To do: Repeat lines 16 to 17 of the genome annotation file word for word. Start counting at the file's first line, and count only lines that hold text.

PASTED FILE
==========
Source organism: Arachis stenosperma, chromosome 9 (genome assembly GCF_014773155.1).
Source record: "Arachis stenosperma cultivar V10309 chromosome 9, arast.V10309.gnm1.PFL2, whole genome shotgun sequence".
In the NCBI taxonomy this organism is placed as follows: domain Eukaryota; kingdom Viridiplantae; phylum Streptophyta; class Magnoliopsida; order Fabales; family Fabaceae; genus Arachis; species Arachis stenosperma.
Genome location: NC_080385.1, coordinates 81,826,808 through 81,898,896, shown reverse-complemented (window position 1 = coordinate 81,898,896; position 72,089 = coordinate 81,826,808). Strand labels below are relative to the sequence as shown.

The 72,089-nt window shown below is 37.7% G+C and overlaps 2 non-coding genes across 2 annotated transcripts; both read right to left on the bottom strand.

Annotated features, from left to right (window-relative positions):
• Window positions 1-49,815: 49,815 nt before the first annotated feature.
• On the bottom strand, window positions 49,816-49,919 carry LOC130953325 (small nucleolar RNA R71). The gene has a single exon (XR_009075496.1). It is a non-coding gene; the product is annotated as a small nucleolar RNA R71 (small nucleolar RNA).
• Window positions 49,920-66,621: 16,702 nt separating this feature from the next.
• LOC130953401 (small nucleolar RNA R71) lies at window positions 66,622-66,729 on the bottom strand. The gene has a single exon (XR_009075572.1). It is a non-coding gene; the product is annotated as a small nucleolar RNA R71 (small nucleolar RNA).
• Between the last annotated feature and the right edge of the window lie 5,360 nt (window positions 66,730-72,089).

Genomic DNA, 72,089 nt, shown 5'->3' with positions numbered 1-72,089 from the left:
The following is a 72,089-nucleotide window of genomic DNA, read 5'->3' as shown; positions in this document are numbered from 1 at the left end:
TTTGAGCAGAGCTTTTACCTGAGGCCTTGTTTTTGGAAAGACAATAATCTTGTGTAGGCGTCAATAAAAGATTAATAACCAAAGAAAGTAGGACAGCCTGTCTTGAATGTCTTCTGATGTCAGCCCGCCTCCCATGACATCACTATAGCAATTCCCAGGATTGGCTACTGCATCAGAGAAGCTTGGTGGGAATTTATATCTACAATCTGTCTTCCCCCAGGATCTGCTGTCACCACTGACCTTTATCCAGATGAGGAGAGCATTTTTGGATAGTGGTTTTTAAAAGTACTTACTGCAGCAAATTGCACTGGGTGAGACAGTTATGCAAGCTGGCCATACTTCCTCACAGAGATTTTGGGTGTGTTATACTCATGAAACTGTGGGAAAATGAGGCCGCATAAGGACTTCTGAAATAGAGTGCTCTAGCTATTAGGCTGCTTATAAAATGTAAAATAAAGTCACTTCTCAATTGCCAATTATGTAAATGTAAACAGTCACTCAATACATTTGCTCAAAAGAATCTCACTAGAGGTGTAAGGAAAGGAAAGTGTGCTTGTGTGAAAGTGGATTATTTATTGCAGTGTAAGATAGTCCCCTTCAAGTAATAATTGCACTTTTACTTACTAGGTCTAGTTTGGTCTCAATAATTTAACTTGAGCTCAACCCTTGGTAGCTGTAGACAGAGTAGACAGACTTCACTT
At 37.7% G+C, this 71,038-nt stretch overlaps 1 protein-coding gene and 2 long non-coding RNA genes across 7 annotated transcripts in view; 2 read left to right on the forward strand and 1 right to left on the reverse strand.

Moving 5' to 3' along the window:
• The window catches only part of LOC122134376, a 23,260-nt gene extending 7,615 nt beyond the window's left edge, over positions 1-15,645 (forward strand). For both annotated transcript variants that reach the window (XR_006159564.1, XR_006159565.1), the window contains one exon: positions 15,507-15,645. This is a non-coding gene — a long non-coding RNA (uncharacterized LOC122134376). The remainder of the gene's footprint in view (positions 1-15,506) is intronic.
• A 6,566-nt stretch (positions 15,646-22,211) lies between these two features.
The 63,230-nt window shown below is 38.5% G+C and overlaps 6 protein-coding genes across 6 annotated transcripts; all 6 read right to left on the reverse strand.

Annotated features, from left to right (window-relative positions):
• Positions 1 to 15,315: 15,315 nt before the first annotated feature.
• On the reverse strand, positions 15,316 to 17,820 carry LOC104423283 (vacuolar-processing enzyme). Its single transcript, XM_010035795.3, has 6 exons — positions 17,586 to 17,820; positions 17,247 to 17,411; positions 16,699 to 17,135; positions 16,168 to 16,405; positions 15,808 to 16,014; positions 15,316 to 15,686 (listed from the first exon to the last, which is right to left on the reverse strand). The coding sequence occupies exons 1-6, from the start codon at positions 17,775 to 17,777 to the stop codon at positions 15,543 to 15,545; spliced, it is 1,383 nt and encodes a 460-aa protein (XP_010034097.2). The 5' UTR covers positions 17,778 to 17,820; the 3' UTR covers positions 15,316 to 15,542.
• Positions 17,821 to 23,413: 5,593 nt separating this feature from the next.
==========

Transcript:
Moving 5' to 3' along the window:
• The window catches only part of LOC122134376, a 23,260-nt gene extending 7,615 nt beyond the window's left edge, over positions 1-15,645 (forward strand). For both annotated transcript variants that reach the window (XR_006159564.1, XR_006159565.1), the window contains one exon: positions 15,507-15,645. This is a non-coding gene — a long non-coding RNA (uncharacterized LOC122134376). The remainder of the gene's footprint in view (positions 1-15,506) is intronic.